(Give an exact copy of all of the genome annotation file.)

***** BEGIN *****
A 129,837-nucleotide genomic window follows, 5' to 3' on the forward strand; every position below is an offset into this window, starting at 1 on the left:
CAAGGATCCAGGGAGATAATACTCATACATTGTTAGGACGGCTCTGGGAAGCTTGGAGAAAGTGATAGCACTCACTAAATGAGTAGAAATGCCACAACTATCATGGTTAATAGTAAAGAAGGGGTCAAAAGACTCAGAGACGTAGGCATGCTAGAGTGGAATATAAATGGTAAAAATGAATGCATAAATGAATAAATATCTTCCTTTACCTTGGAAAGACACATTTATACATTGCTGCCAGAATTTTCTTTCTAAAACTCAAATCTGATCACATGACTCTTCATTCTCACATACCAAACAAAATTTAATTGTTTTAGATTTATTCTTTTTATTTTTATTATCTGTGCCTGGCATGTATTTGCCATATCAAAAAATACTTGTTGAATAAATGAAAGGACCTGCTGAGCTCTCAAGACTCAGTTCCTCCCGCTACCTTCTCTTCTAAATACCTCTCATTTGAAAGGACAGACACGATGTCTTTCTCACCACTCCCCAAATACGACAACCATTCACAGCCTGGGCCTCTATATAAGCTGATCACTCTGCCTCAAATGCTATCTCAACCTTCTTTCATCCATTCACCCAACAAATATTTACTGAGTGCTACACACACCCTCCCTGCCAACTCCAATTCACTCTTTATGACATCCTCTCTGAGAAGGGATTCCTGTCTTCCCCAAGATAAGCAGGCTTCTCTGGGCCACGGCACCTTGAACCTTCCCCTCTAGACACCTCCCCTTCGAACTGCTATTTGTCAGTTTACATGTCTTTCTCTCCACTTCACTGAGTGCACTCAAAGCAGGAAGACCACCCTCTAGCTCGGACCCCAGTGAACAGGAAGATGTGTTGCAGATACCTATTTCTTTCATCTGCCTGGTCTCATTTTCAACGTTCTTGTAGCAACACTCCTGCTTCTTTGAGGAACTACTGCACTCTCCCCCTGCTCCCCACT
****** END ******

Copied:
A 129,837-nucleotide genomic window follows, 5' to 3' on the forward strand; every position below is an offset into this window, starting at 1 on the left:
CAAGGATCCAGGGAGATAATACTCATACATTGTTAGGACGGCTCTGGGAAGCTTGGAGAAAGTGATAGCACTCACTAAATGAGTAGAAATGCCACAACTATCATGGTTAATAGTAAAGAAGGGGTCAAAAGACTCAGAGACGTAGGCATGCTAGAGTGGAATATAAATGGTAAAAATGAATGCATAAATGAATAAATATCTTCCTTTACCTTGGAAAGACACATTTATACATTGCTGCCAGAATTTTCTTTCTAAAACTCAAATCTGATCACATGACTCTTCATTCTCACATACCAAACAAAATTTAATTGTTTTAGATTTATTCTTTTTATTTTTATTATCTGTGCCTGGCATGTATTTGCCATATCAAAAAATACTTGTTGAATAAATGAAAGGACCTGCTGAGCTCTCAAGACTCAGTTCCTCCCGCTACCTTCTCTTCTAAATACCTCTCATTTGAAAGGACAGACACGATGTCTTTCTCACCACTCCCCAAATACGACAACCATTCACAGCCTGGGCCTCTATATAAGCTGATCACTCTGCCTCAAATGCTATCTCAACCTTCTTTCATCCATTCACCCAACAAATATTTACTGAGTGCTACACACACCCTCCCTGCCAACTCCAATTCACTCTTTATGACATCCTCTCTGAGAAGGGATTCCTGTCTTCCCCAAGATAAGCAGGCTTCTCTGGGCCACGGCACCTTGAACCTTCCCCTCTAGACACCTCCCCTTCGAACTGCTATTTGTCAGTTTACATGTCTTTCTCTCCACTTCACTGAGTGCACTCAAAGCAGGAAGACCACCCTCTAGCTCGGACCCCAGTGAACAGGAAGATGTGTTGCAGATACCTATTTCTTTCATCTGCCTGGTCTCATTTTCAACGTTCTTGTAGCAACACTCCTGCTTCTTTGAGGAACTACTGCACTCTCCCCCTGCTCCCCACT